solidification 4 mm wells were prepared. In these wells
solvent extracts of the peel were added. The plate was
incubated overnight at 37ºC. After incubation the zones of
inhibition were measured and recorded. Respective
solvent controls were also run simultaneously. The above
procedure was repeated using mineral based medium with
added yeast extract at 0.02%.
Determination of minimum inhibitory concentration
of crude extracts: Different concentration of crude extract
as 1:20, 1:40, 1:60, 1:80 and 1:100 were added
respectively into mineral based medium containing
glucose (1%), yeast extract (0.1%). The organisms were
inoculated respectively and incubated at 37ºC, overnight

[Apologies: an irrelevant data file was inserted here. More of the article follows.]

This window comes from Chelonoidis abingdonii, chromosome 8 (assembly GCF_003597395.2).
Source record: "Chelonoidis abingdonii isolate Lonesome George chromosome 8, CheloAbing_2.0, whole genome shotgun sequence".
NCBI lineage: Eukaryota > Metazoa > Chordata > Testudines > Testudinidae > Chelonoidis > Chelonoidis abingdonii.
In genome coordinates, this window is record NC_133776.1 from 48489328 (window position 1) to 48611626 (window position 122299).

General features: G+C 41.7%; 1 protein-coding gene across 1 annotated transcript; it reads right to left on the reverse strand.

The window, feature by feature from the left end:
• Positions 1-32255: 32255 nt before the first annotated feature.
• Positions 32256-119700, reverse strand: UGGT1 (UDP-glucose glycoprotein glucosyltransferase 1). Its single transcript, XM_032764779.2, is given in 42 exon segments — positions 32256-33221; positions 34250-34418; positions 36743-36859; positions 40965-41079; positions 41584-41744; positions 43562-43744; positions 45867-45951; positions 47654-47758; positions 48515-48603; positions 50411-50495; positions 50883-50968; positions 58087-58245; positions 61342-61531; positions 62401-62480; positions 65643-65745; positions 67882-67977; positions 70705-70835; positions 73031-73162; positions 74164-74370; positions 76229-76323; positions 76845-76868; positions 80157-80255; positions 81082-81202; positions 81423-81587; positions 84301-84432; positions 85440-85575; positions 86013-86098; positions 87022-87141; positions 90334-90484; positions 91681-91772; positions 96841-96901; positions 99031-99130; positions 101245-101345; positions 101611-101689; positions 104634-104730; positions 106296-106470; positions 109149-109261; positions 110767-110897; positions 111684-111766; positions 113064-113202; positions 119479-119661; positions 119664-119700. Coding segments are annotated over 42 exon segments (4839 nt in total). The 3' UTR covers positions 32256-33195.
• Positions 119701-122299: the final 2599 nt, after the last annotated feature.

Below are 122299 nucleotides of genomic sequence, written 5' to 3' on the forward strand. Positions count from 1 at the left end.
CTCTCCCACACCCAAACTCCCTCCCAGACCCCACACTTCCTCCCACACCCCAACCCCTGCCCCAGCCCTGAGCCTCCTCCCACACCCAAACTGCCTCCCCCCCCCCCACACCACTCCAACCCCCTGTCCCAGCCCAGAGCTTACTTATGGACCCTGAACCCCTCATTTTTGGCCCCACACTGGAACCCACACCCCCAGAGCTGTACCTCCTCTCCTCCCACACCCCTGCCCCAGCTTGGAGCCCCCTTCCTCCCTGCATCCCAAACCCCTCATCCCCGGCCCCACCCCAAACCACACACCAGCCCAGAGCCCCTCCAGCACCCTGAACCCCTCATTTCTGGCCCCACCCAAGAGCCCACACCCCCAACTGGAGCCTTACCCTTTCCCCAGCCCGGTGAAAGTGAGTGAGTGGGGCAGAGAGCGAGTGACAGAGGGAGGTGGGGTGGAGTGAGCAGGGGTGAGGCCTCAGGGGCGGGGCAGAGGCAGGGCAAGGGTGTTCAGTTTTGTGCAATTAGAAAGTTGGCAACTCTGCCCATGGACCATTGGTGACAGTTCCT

on shaker.
Detection of phytochemicals by GCMS: Peel
supernatant obtained in different solvents was analyzed by
The minimum inhibitory concentration assay
conducted in nutrient broth using solvent extract are
reported in Fig. 1, 2 and 3 for Pseudomonas aeruginosa,
Salmonella typhimurium and Micrococcus aureus,
Br. J. Pharmacol. Toxicol., 2(3): 119-122, 2011
O.D. at 500 nm
1:20 1:40 1:60 1:80 1:100
01:20 1:40 1:60 1:80 1:100
O.D. at 530 nm
20 40 60 80 100 120 140 160 180 200 220 240 260 300280 320 340 360 380 400 420 440
41 53 65 77 91107
121 136
10 20 30 4
60 7
80 9
130 140
59 72
87 98 115 129
Fig. 2: Minimum inhibitory concentrations for Salmonella
Fig. 3: Minimum inhibitory concentrations for Micrococcus
GCMS analysis of the extracts of the lemon peels: The
lemon peel extracts prepared in ethanol, methanol and
acetone when analyzed using GCMS shows the presence
of following compounds as shown in Fig. 4, 5 and 6
respectively. Figure 4, shows the presence of coumarin
and Fig. 5 shows the presence of Tetrazene. Both the